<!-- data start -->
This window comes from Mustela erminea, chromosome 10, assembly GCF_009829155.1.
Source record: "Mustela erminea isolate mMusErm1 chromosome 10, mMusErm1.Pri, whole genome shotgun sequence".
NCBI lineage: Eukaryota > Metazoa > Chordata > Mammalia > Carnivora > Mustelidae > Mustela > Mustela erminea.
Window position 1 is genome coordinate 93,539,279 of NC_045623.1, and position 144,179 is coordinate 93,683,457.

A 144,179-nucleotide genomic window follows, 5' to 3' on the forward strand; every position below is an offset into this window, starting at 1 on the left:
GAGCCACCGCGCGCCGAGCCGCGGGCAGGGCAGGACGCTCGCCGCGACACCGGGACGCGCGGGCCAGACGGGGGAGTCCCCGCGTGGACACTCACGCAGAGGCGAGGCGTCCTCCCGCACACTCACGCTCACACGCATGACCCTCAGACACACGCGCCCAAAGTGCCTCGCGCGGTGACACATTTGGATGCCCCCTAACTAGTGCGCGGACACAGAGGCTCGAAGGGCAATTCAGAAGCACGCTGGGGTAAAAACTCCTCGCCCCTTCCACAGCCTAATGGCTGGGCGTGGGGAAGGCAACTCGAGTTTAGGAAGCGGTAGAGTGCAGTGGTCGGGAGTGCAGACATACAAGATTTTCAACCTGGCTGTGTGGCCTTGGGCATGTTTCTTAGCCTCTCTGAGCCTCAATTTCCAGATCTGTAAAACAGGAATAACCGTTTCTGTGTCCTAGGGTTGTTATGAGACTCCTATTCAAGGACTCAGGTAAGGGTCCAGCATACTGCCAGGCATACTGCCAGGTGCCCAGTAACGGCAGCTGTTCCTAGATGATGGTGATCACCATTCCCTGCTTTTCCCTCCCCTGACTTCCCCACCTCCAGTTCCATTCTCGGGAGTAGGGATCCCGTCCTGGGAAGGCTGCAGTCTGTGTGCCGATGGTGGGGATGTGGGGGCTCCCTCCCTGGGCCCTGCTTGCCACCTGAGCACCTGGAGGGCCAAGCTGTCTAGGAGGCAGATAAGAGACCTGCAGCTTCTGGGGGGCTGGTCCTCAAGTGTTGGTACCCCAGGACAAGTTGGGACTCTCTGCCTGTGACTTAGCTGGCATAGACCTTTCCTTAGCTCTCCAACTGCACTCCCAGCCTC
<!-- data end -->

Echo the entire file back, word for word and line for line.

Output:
This window comes from Mustela erminea, chromosome 10, assembly GCF_009829155.1.
Source record: "Mustela erminea isolate mMusErm1 chromosome 10, mMusErm1.Pri, whole genome shotgun sequence".
NCBI lineage: Eukaryota > Metazoa > Chordata > Mammalia > Carnivora > Mustelidae > Mustela > Mustela erminea.
Window position 1 is genome coordinate 93,539,279 of NC_045623.1, and position 144,179 is coordinate 93,683,457.

A 144,179-nucleotide genomic window follows, 5' to 3' on the forward strand; every position below is an offset into this window, starting at 1 on the left:
GAGCCACCGCGCGCCGAGCCGCGGGCAGGGCAGGACGCTCGCCGCGACACCGGGACGCGCGGGCCAGACGGGGGAGTCCCCGCGTGGACACTCACGCAGAGGCGAGGCGTCCTCCCGCACACTCACGCTCACACGCATGACCCTCAGACACACGCGCCCAAAGTGCCTCGCGCGGTGACACATTTGGATGCCCCCTAACTAGTGCGCGGACACAGAGGCTCGAAGGGCAATTCAGAAGCACGCTGGGGTAAAAACTCCTCGCCCCTTCCACAGCCTAATGGCTGGGCGTGGGGAAGGCAACTCGAGTTTAGGAAGCGGTAGAGTGCAGTGGTCGGGAGTGCAGACATACAAGATTTTCAACCTGGCTGTGTGGCCTTGGGCATGTTTCTTAGCCTCTCTGAGCCTCAATTTCCAGATCTGTAAAACAGGAATAACCGTTTCTGTGTCCTAGGGTTGTTATGAGACTCCTATTCAAGGACTCAGGTAAGGGTCCAGCATACTGCCAGGCATACTGCCAGGTGCCCAGTAACGGCAGCTGTTCCTAGATGATGGTGATCACCATTCCCTGCTTTTCCCTCCCCTGACTTCCCCACCTCCAGTTCCATTCTCGGGAGTAGGGATCCCGTCCTGGGAAGGCTGCAGTCTGTGTGCCGATGGTGGGGATGTGGGGGCTCCCTCCCTGGGCCCTGCTTGCCACCTGAGCACCTGGAGGGCCAAGCTGTCTAGGAGGCAGATAAGAGACCTGCAGCTTCTGGGGGGCTGGTCCTCAAGTGTTGGTACCCCAGGACAAGTTGGGACTCTCTGCCTGTGACTTAGCTGGCATAGACCTTTCCTTAGCTCTCCAACTGCACTCCCAGCCTC